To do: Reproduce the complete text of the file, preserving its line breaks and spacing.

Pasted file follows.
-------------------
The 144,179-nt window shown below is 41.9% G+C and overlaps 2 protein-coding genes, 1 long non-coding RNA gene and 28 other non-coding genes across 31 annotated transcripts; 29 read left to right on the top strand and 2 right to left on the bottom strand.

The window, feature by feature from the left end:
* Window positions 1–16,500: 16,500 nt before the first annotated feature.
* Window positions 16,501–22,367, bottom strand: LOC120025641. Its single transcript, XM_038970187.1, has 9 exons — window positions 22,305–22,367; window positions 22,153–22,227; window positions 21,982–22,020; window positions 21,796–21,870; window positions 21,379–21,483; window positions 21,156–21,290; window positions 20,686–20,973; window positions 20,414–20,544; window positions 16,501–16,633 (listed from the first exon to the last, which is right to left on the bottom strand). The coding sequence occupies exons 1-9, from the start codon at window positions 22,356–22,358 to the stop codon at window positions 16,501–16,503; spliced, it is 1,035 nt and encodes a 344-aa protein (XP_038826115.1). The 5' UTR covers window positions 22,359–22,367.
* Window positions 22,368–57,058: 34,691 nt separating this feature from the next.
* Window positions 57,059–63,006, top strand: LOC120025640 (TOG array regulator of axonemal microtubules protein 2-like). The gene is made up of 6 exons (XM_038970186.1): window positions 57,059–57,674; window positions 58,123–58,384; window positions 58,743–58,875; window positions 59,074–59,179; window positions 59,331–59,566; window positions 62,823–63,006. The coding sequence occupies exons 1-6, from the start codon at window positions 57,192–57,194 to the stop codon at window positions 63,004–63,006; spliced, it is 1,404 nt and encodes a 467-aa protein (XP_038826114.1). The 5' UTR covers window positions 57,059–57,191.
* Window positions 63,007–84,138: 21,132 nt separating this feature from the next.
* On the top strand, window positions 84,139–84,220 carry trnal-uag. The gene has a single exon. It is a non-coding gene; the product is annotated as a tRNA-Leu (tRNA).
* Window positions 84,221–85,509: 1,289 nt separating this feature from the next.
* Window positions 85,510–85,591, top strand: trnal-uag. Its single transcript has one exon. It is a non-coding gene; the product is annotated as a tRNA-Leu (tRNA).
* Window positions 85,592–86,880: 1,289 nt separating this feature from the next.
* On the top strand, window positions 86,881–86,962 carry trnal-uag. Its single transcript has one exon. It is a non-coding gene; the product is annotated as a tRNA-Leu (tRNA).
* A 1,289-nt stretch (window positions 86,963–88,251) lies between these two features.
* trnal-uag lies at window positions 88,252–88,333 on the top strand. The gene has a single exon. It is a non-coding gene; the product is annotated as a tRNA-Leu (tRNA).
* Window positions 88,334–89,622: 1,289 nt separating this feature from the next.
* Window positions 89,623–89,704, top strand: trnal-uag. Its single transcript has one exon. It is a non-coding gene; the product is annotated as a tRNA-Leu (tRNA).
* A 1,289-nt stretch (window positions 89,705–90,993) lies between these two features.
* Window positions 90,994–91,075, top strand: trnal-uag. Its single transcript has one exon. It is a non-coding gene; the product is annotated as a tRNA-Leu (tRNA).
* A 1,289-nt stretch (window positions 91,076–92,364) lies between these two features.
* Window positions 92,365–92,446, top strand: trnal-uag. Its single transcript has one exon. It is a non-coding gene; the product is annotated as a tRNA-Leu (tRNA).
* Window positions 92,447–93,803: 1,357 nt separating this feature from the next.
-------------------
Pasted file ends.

The 144,179-nt window shown below is 41.9% G+C and overlaps 2 protein-coding genes, 1 long non-coding RNA gene and 28 other non-coding genes across 31 annotated transcripts; 29 read left to right on the top strand and 2 right to left on the bottom strand.

The window, feature by feature from the left end:
* Window positions 1–16,500: 16,500 nt before the first annotated feature.
* Window positions 16,501–22,367, bottom strand: LOC120025641. Its single transcript, XM_038970187.1, has 9 exons — window positions 22,305–22,367; window positions 22,153–22,227; window positions 21,982–22,020; window positions 21,796–21,870; window positions 21,379–21,483; window positions 21,156–21,290; window positions 20,686–20,973; window positions 20,414–20,544; window positions 16,501–16,633 (listed from the first exon to the last, which is right to left on the bottom strand). The coding sequence occupies exons 1-9, from the start codon at window positions 22,356–22,358 to the stop codon at window positions 16,501–16,503; spliced, it is 1,035 nt and encodes a 344-aa protein (XP_038826115.1). The 5' UTR covers window positions 22,359–22,367.
* Window positions 22,368–57,058: 34,691 nt separating this feature from the next.
* Window positions 57,059–63,006, top strand: LOC120025640 (TOG array regulator of axonemal microtubules protein 2-like). The gene is made up of 6 exons (XM_038970186.1): window positions 57,059–57,674; window positions 58,123–58,384; window positions 58,743–58,875; window positions 59,074–59,179; window positions 59,331–59,566; window positions 62,823–63,006. The coding sequence occupies exons 1-6, from the start codon at window positions 57,192–57,194 to the stop codon at window positions 63,004–63,006; spliced, it is 1,404 nt and encodes a 467-aa protein (XP_038826114.1). The 5' UTR covers window positions 57,059–57,191.
* Window positions 63,007–84,138: 21,132 nt separating this feature from the next.
* On the top strand, window positions 84,139–84,220 carry trnal-uag. The gene has a single exon. It is a non-coding gene; the product is annotated as a tRNA-Leu (tRNA).
* Window positions 84,221–85,509: 1,289 nt separating this feature from the next.
* Window positions 85,510–85,591, top strand: trnal-uag. Its single transcript has one exon. It is a non-coding gene; the product is annotated as a tRNA-Leu (tRNA).
* Window positions 85,592–86,880: 1,289 nt separating this feature from the next.
* On the top strand, window positions 86,881–86,962 carry trnal-uag. Its single transcript has one exon. It is a non-coding gene; the product is annotated as a tRNA-Leu (tRNA).
* A 1,289-nt stretch (window positions 86,963–88,251) lies between these two features.
* trnal-uag lies at window positions 88,252–88,333 on the top strand. The gene has a single exon. It is a non-coding gene; the product is annotated as a tRNA-Leu (tRNA).
* Window positions 88,334–89,622: 1,289 nt separating this feature from the next.
* Window positions 89,623–89,704, top strand: trnal-uag. Its single transcript has one exon. It is a non-coding gene; the product is annotated as a tRNA-Leu (tRNA).
* A 1,289-nt stretch (window positions 89,705–90,993) lies between these two features.
* Window positions 90,994–91,075, top strand: trnal-uag. Its single transcript has one exon. It is a non-coding gene; the product is annotated as a tRNA-Leu (tRNA).
* A 1,289-nt stretch (window positions 91,076–92,364) lies between these two features.
* Window positions 92,365–92,446, top strand: trnal-uag. Its single transcript has one exon. It is a non-coding gene; the product is annotated as a tRNA-Leu (tRNA).
* Window positions 92,447–93,803: 1,357 nt separating this feature from the next.